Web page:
Fitter Mitochondria Are Associated With Radioresistance in Human Head and Neck SQD9 Cancer Cells

Debora Grasso, Hyllana C. D. Medeiros, Luca X. Zampieri, Vanesa Bol, Pierre Danhier, Marike W. van Gisbergen, Caroline Bouzin, Davide Brusa, Vincent Gregoire, Hubert Smeets, Alphons P. M. Stassen, Ludwig J. Dubois, Philippe Lambin, Marie Dutreix, Pierre Sonveaux*

*Corresponding author for this work

Research output: Contribution to journalArticleAcademicpeer-review

11 Citations (Web of Science)

Abstract

The clinical management of head and neck squamous cell carcinoma (HNSCC) commonly involves chemoradiotherapy, but recurrences often occur that are associated with radioresistance. Using human SQD9 laryngeal squamous cell carcinoma cancer cells as a model, we aimed to identify metabolic changes associated with acquired radioresistance. In a top-down approach, matched radiosensitive and radioresistant SQD9 cells were generated and metabolically compared, focusing on glycolysis, oxidative phosphorylation (OXPHOS) and ROS production. The cell cycle, clonogenicity, tumor growth in mice and DNA damage-repair were assessed. Mitochondrial DNA (mtDNA) was sequenced. In a bottom-up approach, matched glycolytic and oxidative SQD9 cells were generated using FACS-sorting, and tested for their radiosensitivity/radioresistance. We found that acquired radioresistance is associated with a shift from a glycolytic to a more oxidative metabolism in SQD9 cells. The opposite was also true, as the most oxidative fraction isolated from SQD9 wild-type cells was also more radioresistant than the most glycolytic fraction. However, neither reduced hexokinase expression nor OXPHOS were directly responsible for the radioresistant phenotype. Radiosensitive and radioresistant cells had similar proliferation rates and were equally efficient for ATP production. They were equally sensitive to redox stress and had similar DNA damage repair, but radioresistant cells had an increased number of mitochondria and a higher mtDNA content. Thus, an oxidative switch is associated with but is not responsible for acquired radioresistance in human SQD9 cells. In radioresistant cells, more abundant and fitter mitochondria could help to preserve mitochondrial functions upon irradiation.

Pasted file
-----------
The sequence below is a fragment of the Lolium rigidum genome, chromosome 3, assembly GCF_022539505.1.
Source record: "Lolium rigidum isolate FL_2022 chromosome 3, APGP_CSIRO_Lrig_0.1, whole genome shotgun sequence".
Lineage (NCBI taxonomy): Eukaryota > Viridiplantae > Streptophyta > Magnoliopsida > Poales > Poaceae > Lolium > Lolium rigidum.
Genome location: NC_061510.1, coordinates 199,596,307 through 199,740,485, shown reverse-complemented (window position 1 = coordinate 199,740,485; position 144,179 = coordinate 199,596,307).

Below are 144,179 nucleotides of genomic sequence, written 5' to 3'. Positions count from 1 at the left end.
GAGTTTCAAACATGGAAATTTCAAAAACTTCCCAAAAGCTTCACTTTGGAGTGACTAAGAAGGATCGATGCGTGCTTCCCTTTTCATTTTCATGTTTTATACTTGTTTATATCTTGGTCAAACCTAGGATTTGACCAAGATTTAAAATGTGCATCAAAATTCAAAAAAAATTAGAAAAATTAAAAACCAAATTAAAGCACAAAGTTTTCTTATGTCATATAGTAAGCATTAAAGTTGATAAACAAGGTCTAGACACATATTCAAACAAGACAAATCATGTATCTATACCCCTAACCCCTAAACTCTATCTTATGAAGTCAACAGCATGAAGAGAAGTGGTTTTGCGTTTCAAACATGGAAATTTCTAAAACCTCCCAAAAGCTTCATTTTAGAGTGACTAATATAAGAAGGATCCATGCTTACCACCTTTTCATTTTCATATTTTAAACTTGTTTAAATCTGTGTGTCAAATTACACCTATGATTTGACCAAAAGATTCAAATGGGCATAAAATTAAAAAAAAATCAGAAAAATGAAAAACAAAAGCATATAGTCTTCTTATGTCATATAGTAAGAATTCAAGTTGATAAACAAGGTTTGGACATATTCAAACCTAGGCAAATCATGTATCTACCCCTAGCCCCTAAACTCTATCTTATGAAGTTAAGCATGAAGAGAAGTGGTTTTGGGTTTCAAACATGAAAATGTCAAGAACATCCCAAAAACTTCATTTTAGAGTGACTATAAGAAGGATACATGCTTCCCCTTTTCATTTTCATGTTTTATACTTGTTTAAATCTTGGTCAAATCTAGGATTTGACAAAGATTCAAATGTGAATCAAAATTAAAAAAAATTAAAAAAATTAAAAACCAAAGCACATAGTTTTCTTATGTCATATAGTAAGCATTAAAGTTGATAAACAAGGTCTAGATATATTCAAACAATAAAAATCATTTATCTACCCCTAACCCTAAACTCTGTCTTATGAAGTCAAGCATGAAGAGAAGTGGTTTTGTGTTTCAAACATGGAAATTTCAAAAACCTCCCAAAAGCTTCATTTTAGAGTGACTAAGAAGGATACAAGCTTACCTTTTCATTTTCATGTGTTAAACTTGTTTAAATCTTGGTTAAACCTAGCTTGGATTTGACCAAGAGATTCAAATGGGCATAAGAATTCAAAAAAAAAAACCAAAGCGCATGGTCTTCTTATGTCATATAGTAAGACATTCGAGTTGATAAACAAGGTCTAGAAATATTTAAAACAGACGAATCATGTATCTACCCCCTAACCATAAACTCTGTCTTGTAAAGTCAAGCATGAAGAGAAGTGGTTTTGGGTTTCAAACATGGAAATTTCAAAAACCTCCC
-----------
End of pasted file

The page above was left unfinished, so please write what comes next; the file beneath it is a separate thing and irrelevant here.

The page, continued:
Original languageEnglish
Article number263
Number of pages16
JournalFrontiers in Pharmacology
Volume11
DOIs
Publication statusPublished - 13 Mar 2020

Keywords

  • Head and neck cancer
  • radiotherapy
  • radioresistance mechanisms
  • cancer metabolism
  • mitochondria
  • oxidative phosphorylation (OXPHOS)
  • RADIATION-RESISTANCE
  • DNA-REPAIR
  • METABOLISM
  • RADIOSENSITIVITY
  • SUPEROXIDE
  • THERAPY
  • RADIOTHERAPY
  • MODULATORS
  • COMPLEX

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